Glaring During Trial

Image result for pointing in courtroom

In State v. Sagethe WA Court of Appeals held that a trial court did not abuse its discretion by denying the defendant’s motion for a mistrial based upon the victim’s behavior – glaring at the defendant – when called to the stand.

BACKGROUND FACTS

Jonathan Sage faced four counts of second degree rape of a child. He was alleged to have engaged in sexual acts with minors J.M. and E.M., and came into contact with the two brothers because he owned a company at which J.M. and E.M.’s mother worked.

The case proceeded to trial. During proceedings, the victim E.M. glared at Sage as he entered the courtroom. Sage’s defense attorney objected and requested an immediate mistrial. He described the interaction as follows:

“E.M. walked past defense counsel and hissed at the Defendant, bent down, and made an aggressive stare. As best as I could tell, the jurors looked horrified. Their reaction is clear that the stance or that moment is going to live in their minds as opposed to what he
testifies to. My client has a right to a fair trial, to be presumed innocent, and I don’t know that he can get a fair trial with this jury after that behavior.”

Although the trial judge sustained defense counsel’s objection, the court denied the motion for mistrial and instructed the jury to disregard E.M.’s behavior.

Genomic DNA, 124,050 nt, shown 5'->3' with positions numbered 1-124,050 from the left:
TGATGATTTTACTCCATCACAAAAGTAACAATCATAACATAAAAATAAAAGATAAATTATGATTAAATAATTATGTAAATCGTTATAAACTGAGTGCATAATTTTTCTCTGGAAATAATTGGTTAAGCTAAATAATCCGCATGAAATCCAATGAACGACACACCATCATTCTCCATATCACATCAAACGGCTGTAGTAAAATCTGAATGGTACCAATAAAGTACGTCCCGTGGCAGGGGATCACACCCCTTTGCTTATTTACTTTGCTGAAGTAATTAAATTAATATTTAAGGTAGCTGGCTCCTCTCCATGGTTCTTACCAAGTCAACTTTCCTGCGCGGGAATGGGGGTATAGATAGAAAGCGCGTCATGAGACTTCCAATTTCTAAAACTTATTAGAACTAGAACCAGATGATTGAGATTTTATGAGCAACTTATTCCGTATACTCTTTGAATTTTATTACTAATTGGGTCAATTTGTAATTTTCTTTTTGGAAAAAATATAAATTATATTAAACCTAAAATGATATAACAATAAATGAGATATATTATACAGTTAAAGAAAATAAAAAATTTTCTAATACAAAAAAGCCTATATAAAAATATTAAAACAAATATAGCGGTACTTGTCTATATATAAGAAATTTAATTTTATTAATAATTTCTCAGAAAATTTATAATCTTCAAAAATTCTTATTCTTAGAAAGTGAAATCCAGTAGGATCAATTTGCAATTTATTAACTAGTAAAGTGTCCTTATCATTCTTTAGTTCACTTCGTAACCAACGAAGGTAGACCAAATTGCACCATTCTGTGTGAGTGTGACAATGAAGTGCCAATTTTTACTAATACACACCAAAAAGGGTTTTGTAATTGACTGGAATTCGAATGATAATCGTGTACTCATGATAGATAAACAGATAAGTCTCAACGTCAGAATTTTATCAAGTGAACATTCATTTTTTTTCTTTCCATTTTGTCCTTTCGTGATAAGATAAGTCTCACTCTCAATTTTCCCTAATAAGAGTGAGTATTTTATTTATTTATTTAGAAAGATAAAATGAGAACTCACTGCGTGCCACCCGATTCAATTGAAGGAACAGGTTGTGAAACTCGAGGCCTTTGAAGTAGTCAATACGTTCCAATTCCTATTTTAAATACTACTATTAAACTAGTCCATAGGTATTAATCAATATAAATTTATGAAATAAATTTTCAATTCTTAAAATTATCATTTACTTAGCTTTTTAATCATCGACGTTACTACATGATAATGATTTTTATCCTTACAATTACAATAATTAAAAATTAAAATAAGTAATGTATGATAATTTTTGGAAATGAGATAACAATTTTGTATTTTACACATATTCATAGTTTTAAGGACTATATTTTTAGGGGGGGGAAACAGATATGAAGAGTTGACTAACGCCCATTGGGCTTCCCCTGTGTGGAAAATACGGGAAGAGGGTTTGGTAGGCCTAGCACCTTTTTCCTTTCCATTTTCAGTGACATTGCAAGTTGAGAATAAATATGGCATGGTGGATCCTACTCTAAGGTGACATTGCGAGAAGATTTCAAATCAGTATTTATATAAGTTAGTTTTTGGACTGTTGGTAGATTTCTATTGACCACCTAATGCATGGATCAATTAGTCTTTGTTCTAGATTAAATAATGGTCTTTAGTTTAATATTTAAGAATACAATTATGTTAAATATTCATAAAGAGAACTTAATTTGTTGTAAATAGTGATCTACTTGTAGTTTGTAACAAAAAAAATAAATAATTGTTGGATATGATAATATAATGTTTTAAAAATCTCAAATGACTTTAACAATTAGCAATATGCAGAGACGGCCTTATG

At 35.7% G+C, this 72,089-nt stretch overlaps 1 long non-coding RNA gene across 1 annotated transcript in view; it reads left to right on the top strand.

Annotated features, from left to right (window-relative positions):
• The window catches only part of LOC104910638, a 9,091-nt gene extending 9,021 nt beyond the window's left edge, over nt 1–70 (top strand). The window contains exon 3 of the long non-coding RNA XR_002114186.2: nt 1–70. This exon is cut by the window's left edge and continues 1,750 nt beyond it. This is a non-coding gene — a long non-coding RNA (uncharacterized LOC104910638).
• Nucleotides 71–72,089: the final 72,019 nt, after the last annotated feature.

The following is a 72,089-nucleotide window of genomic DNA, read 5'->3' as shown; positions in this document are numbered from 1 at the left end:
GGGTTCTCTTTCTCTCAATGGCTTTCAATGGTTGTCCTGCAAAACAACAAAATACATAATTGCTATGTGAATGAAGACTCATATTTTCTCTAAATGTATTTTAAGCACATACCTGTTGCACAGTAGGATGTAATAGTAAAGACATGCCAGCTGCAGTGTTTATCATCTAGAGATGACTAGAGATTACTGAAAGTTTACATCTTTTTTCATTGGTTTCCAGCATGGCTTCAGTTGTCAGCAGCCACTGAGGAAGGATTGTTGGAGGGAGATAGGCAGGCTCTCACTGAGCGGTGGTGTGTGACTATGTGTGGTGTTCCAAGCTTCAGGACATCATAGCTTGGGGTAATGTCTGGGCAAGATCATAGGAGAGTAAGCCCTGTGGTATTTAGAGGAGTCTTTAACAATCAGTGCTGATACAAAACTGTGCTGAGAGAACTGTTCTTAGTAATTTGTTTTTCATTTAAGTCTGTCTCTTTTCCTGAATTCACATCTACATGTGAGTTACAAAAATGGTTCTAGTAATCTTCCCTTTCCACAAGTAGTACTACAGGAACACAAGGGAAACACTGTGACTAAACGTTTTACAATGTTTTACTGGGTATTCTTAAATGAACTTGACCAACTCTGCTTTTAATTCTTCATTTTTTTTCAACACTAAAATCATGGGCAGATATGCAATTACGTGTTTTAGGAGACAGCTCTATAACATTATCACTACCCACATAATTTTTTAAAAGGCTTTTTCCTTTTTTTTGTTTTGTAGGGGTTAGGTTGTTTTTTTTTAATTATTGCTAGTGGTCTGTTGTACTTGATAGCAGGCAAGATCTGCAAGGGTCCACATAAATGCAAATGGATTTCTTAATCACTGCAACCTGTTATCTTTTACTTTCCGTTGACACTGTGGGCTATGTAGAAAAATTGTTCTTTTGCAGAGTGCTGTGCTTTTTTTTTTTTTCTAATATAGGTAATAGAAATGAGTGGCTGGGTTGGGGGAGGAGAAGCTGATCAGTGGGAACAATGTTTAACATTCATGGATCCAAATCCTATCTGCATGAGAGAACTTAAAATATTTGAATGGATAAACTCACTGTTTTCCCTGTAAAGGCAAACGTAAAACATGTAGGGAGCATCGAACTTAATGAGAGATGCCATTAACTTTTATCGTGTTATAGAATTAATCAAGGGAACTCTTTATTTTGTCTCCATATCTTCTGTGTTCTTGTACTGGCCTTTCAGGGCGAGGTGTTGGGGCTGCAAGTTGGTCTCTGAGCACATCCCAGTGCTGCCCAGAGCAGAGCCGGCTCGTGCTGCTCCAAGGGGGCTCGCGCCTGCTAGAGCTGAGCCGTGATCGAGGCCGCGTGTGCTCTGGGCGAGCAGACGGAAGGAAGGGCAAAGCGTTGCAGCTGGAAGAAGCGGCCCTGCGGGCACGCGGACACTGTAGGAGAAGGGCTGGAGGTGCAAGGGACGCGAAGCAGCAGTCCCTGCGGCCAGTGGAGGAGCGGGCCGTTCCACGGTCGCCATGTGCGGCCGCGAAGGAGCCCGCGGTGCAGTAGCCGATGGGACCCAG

The jury convicted Sage on all four counts and, by special verdict, found the alleged aggravating circumstances had been established. The court concluded the aggravating circumstances were substantial and compelling reasons to impose an exceptional sentence.

Sage appealed his conviction and his exceptional sentence under the argument that his motion for a mistrial should have been granted because E.M.’s courtroom behavior prejudiced the jury.

COURT’S ANALYSIS AND CONCLUSIONS

The Court of Appeals reasoned that a trial court should only grant a mistrial when the defendant has been so prejudiced that nothing short of a new trial can ensure that the defendant will be fairly tried. To determine the effect of the irregularity leading to the request for a mistrial, the court examines: (i) its seriousness; (ii) whether it involved cumulative evidence; and (iii) whether the trial court properly instructed the jury to disregard it.

“Here, E.M. entered the courtroom and glared at Sage,” said the Court of Appeals. “The trial court denied Sage’s motion for mistrial and entered a detailed ruling on the record. Unlike a verbal outburst or threatening gesture, E.M. glared at Sage. The court gave a curative instruction. E.M. did not repeat the behavior after the trial court instructed the jury to disregard the behavior,” said the Court of Appeals. “We conclude the trial court did not abuse its discretion.” Also, the Court of Appeals upheld Sage’s exceptional sentence based on aggravating factors.

With that, the Court upheld Sage’s conviction and exceptional sentence.